Karma and Dharma – Connecting the Divine

The two Hindu principles that connect the divine to this world are karma and dharma. Both are linked to the Hinduism belief in a reincarnation cycle of birth, death and rebirth known as samsara. The primary spiritual goal in Hinduism is to break free from the samsara cycle and achieve a divine state known as moksha. Moksha is where Hindus are liberated from the suffering found in this world. Hindus believe that they can free themselves from the reincarnation cycle by doing good acts of karma that are based on the ideals set forth by dharma.


Karma is best known as a moral law that says every action produces an equal reaction. In Hinduism, a person who acts in a positive, moral way in one life will experience positive reactions such as happiness when they are reincarnated in a following life. The Yajur Veda, one of Hinduism’s holy texts, says this about karma: “According as one acts, so does he become. One becomes virtuous by virtuous action, bad by bad action.”


Dharma is what defines good and bad karmic actions. It’s an ethical code of conduct that Hindus believe is God’s law, which governs everything in the universe. Following the code allows Hindus to find spiritual advancement that allows them to break free from the samsara cycle. Although dharma can be defined differently from one Hindu to the next, Hindus generally turn to sacred scriptures, tradition, wise members of their community and their own conscience when seeking guidance in interpreting it for themselves. Hindu holy scripture says, “Dharma yields Heaven’s honor and Earth’s wealth. What is there then that is more fruitful for a man? There is nothing more rewarding than dharma, nor anything more ruinous than its neglect.”


In Hinduism, when an individual’s physical body dies, their soul remains immortal and is born again into a new physical body. In the period between death and rebirth, the soul is believed to exist in an astral plane, which some Hindus believe is the place where dreams take place. Rather than fate, an individual’s reincarnated life is determined by their own personality and karmic actions. The Brihadaranyaka Upanishad, another sacred Hindu text, expands on this responsibility: “An individual creates for himself his next life as a result of his desires, hopes, aspirations, failures, disappointments, achievements and actions performed during this life of his.” If an individual makes negative choices, it’s possible that they may regress and be reincarnated in a following life as something non-human, such as an animal.


The moksha state of liberation is defined differently among Hindus. In general, it’s when an individual’s soul experiences self-realization and is freed from any selfish wants or attachments. According to the editors of “Hinduism Today Magazine,” most Hindus believe that once an individual is released from the reincarnation cycle, they exist in a higher world populated by deities and other spiritually evolved souls. Some Hindus believe that the soul continues evolving in the moksha world until they become one with God.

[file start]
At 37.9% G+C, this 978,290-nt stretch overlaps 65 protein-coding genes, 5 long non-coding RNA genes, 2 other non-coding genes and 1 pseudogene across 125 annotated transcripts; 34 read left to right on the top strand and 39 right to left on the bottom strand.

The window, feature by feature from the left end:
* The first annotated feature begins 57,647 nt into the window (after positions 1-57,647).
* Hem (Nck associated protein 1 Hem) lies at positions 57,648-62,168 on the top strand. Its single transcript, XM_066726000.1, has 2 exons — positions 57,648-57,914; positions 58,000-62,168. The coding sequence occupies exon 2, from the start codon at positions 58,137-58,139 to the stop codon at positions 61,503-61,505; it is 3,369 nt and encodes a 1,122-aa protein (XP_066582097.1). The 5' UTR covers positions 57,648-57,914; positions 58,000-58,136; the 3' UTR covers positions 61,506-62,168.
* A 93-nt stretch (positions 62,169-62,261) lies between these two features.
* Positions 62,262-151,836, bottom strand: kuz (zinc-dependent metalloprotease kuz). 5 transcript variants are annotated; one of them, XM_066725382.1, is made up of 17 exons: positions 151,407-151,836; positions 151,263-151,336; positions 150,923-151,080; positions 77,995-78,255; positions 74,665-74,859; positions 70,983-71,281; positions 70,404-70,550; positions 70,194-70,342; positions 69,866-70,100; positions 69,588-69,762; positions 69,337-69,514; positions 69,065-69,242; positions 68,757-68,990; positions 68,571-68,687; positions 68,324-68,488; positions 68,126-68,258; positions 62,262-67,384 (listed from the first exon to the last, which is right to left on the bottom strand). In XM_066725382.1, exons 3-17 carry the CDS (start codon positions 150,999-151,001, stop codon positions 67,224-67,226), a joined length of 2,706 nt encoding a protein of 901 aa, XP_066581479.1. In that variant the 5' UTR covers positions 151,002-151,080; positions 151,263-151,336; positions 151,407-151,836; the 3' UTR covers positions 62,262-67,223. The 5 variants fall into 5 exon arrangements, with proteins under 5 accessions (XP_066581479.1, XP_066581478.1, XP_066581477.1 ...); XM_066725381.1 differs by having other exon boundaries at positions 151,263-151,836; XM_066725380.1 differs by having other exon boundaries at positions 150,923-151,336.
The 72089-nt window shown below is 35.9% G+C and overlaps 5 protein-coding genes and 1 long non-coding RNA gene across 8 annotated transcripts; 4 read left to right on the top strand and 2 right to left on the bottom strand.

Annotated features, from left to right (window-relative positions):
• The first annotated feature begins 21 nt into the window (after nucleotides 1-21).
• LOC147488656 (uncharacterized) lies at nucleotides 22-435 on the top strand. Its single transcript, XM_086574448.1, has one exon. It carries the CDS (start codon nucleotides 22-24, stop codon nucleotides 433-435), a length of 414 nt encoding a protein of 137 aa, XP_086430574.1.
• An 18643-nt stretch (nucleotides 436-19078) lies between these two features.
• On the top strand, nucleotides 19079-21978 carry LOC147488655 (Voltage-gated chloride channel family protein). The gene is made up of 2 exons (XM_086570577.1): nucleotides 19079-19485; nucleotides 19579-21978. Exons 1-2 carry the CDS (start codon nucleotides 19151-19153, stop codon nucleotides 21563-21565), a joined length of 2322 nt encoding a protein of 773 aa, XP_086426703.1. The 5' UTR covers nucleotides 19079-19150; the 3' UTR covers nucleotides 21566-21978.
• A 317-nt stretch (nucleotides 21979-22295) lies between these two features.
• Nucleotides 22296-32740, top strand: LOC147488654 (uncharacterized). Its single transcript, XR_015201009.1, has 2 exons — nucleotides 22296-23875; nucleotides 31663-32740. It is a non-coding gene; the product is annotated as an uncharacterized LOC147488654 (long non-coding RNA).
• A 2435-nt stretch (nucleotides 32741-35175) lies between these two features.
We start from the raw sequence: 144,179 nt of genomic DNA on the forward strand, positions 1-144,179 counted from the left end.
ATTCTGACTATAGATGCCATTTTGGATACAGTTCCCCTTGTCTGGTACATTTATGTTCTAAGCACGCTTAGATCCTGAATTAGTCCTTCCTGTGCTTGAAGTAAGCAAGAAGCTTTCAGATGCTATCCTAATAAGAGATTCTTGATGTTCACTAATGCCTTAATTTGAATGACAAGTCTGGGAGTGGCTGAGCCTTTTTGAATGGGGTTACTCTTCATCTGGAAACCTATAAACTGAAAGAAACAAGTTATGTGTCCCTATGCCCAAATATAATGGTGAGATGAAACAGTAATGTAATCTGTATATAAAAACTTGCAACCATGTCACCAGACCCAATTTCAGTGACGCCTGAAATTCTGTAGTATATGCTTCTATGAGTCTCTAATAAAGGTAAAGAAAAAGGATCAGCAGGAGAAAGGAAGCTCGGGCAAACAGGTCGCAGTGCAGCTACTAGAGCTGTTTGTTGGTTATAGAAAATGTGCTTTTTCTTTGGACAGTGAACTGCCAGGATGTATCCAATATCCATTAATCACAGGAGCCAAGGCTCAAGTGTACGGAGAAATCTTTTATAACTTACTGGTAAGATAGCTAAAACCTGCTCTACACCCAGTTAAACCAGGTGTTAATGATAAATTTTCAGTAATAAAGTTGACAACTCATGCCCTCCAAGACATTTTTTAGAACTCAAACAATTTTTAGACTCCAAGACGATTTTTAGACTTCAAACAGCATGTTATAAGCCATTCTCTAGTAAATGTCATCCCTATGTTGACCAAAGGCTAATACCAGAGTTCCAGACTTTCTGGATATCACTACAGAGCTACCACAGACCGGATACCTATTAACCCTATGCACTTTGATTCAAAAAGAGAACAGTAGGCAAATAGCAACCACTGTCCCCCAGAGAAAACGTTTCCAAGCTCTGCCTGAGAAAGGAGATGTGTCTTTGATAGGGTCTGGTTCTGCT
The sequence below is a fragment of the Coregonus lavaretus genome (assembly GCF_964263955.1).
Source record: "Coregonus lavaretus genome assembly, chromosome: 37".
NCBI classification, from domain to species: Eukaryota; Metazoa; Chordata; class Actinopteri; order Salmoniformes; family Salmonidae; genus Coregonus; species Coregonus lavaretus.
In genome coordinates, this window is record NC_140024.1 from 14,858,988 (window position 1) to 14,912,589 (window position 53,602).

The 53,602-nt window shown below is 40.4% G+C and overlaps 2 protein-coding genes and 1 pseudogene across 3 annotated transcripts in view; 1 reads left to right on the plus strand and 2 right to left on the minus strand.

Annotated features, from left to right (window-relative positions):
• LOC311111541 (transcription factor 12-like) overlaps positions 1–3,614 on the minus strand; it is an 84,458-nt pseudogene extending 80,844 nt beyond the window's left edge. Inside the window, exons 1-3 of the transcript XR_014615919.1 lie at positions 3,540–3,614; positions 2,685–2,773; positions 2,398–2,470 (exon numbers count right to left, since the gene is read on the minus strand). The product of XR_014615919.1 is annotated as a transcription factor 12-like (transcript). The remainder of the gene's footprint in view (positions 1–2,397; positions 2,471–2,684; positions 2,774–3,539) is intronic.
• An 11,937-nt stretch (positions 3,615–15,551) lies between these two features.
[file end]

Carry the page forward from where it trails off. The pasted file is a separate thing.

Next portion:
~ Errol Manguso



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  • The Holy Gita says: Dharma means the intrinsic quality of an object or item in a wider sense, and intrinsic value of a Soul in particular. The intrinsic value or Dharma of water is to ebb and flow, that of sun is emitting heat and light, that of rain bearing clouds is giving rains , that of our material body is to enjoy, cry, suffer, lament etc, etc. Whereas the intrinsic quality or Dharma of the soul is its proximity to God and to be eternally ( not temporarily ) happy like God. This happens by serving the Great God Krishna and thus being in Krishna Consciousness. One can attain realisation by avoiding any work and thus not enjoying or craving for fruits of ones labour and also by serving Lord Krishna aka Bhakti Yoga aka Karma Yoga under which the fruits of ones labor devolves unto Lord Krishna. In the process, under Karma Yoga, one knows not only the great God but also ones own soul. The Holy Gita has different chapters for (sadhu) Karma and Karma Yoga if you recall. In the chapter of Karma , Sadhus abandon material work , suffer penances and live in the forests, mountains, etc thus avoiding work and people. A Karma Yogi lives amidst us , serves the Lord by directly recognising the presence of the Lord and also attains realisation of the soul. The Holy Gita deems the Karma Yoga path as being superior to the Karma path followed by Karmis or one conscious of the effects of Karma. He who works and dedicates the fruits or sins of his labor to the Lord is defined to be far superior and can realise God and also his Soul faster than the other , and that too in this life itself instead of abiding by Karma and good deeds and waiting longer to realise God. By following the path of Karma one may reach the heavenly planets, but not God’ s abode, but thru the path of Karma Yoga one can reach God’s abode.

  • P.S. In my above detailed comment, Bhakti does not denote mere devotion or being a devotee of the Lord Sri Krishna. It means eternally serving Lord Krishna vis a vie serving people, society , animals, etc, in a narrow sense. Bhakti is very very wide. For a better perspective read God, Soul and Spirit by A Traveller.

  • No one can avoid karma. Karma alone decides future birth. As you sow so you reap. Nishkama karma is sattvic karma where in we offer every action to the lord and receive results as Ishwara prasada. Thus the mind gets purified.
    Dharma has several meanings the most useful is that which maintains the harmony of creation.